Just like on ‘The Voice’, survivors of these courses will get the benefit of over 20 years’ worth of the coaches’ experience and legal insight –

  • At the Professional Level – into 26 topics within the Care Act, past and current case law, and a chance to do case studies and even work experience, if good enough.

Graduates of the professional level course could earn money through CASCAIDr as contractors – either as fact finders or caseworkers, within 6 months of starting. We hope to be able to accredit people’s experience for the SQE route to becoming a solicitor.

  • At the Public Level – anyone lasting the distance on the public course will have learned a good deal about 12 broad aspects of care law, which they can take back to their existing roles, or to their peer-support groups, family carer groups, or advocacy services.
Both courses last one year – so you can fit this in around your day job, or other commitments. You need to do an hour’s reading per week, and find the time for the fortnightly lecture, monthly Q&A session or the recording.


The cost of the Public level course is £35 for the year and Covid culture and tech means that we can take large numbers.

The cost of the Professional level course is £350 for the year, with scholarships or bursaries for strong candidates, from donations we have attracted.

Entry to the latter is competitive, due to the limited number of places, likewise any application for financial help.


All online sessions and lectures are via Zoom meeting with breakout rooms for group working, with recordings for those who cannot attend the live session.

They will be delivered out of work hours – probably Wednesdays at 7pm for 1.5 hours at most (breakouts remaining open for anyone whose circle wishes to continue). They will be scheduled fortnightly for the Professional course, starting 12 May and once a month for the Public level (probably 19 May and mid September depending on numbers).

Entry criteria

There’s no need for formal legal qualifications for either course.  Our best caseworkers haven’t always had them!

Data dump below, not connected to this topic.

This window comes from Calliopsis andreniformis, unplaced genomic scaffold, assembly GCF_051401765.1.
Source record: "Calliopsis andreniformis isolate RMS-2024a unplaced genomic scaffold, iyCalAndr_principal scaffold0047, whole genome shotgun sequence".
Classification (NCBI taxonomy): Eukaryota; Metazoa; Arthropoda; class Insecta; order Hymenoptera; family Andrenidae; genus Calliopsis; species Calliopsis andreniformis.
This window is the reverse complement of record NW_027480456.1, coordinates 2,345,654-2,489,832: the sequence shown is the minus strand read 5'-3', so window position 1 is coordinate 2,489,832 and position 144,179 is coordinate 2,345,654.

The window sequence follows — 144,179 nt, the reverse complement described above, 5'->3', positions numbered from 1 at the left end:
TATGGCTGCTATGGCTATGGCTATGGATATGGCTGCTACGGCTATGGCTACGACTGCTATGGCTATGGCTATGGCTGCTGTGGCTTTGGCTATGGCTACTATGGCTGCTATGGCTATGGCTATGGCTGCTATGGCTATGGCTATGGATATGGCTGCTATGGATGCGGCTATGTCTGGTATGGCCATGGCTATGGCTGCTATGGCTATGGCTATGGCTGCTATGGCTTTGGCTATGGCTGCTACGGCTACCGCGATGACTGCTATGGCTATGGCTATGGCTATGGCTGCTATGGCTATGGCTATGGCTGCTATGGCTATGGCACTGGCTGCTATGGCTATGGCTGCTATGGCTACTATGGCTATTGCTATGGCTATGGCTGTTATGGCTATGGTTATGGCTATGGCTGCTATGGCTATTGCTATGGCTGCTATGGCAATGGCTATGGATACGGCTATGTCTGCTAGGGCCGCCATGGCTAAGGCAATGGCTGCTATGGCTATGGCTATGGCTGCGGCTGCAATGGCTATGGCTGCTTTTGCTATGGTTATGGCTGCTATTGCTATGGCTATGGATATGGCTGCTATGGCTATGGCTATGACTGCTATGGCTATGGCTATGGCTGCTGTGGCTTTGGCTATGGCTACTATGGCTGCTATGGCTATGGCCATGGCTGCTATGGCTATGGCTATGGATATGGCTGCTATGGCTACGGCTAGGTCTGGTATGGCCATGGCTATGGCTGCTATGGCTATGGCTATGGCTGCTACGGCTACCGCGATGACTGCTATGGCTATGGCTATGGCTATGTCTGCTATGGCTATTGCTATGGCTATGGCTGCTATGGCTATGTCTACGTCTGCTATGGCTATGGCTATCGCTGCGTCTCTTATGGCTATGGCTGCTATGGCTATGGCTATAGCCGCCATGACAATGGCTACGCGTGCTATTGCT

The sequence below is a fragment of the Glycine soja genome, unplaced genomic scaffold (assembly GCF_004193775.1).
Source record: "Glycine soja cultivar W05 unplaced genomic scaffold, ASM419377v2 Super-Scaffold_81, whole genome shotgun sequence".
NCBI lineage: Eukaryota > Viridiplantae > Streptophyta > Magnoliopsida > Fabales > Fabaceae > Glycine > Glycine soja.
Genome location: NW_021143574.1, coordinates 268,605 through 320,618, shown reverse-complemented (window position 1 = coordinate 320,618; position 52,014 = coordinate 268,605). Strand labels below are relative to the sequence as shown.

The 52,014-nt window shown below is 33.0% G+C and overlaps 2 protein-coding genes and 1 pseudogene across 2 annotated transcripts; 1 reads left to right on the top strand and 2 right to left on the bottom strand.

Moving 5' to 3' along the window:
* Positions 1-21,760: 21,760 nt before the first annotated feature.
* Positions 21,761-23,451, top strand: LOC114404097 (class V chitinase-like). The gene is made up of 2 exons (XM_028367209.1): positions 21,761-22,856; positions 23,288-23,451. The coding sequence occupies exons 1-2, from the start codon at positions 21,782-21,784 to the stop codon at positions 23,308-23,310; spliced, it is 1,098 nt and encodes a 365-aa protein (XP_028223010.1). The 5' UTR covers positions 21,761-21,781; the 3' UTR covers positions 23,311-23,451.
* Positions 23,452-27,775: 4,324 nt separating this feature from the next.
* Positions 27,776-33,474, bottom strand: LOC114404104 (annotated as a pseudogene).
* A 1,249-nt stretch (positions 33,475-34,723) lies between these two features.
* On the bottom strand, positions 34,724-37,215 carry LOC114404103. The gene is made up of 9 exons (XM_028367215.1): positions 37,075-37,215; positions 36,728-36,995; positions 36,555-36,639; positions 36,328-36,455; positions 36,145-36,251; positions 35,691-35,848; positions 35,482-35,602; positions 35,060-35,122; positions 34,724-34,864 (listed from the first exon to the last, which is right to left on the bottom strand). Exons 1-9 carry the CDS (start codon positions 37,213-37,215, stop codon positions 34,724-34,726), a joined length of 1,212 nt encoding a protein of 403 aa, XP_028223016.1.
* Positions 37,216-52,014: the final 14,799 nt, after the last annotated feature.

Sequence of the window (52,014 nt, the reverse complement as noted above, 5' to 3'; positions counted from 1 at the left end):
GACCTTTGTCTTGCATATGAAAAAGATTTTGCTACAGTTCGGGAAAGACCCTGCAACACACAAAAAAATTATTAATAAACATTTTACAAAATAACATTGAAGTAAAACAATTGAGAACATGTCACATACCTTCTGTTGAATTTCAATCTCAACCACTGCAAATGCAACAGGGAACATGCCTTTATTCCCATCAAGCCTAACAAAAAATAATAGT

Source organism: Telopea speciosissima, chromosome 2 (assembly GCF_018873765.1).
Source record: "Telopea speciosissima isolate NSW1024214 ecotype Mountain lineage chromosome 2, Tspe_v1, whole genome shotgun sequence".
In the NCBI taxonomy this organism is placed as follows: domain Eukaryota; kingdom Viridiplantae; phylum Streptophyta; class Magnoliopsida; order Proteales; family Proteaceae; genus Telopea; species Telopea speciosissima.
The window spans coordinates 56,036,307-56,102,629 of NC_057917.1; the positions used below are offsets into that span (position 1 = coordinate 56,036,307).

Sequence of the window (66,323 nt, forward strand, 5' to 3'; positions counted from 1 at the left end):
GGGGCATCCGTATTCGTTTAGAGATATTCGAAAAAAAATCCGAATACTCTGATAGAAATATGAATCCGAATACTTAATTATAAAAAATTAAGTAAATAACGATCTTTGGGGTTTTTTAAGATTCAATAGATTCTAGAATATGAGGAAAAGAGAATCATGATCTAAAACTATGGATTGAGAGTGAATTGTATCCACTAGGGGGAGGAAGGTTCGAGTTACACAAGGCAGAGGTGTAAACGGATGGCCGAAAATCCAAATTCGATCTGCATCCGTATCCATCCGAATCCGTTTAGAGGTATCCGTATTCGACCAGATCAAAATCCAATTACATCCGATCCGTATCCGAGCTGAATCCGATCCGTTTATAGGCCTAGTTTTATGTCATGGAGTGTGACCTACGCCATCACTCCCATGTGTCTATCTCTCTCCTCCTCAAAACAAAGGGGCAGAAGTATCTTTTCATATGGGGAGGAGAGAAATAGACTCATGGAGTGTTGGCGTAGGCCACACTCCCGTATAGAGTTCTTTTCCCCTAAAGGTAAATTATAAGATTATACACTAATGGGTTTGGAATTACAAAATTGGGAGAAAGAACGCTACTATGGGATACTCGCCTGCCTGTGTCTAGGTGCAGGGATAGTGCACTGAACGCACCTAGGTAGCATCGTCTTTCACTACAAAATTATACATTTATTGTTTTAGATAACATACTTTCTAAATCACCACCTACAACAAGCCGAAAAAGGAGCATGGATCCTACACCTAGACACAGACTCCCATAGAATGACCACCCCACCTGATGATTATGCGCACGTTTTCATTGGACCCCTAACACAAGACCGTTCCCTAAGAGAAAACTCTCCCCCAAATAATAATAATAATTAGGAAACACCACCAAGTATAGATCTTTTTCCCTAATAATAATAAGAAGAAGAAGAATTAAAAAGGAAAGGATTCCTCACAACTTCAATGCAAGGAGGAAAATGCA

For the Public Level course you’ve just got to be interested enough to be prepared to do the Guided Learning and Supported Study reading, every week. You will not be helped, outside of a learning circle, but you will be encouraged, enthused and motivated – and there will be many lightbulb moments….

You can start on the Public level and apply to move to the Professional Level, if you find it is too basic.

To apply for the Public level course, please send an email to outlining why you’re interested in the course and its relevance to you, and indicating whether you want to be considered for a free place with reasons why you should be given one. Places will be allocated first, and decisions made at the end of the month as to the free places.

Even if you want to do the Professional level course, all you need is to be able to convince us that you already have the following knowledge, skills and attitudes:

  • Familiarity with the adults’ social care system, ie the Care Act, and the thrust of the Mental Capacity Act…
  • Understanding what sort of law applies in this sector; the difference between the Administrative Court and the Court of Protection, and how law actually works in the context of local authority and public sector culture…
  • Knowing what you don’t yet know; an inquiring mind, internet research skills, and an appreciation that all is not quite what it seems, in adult social care law…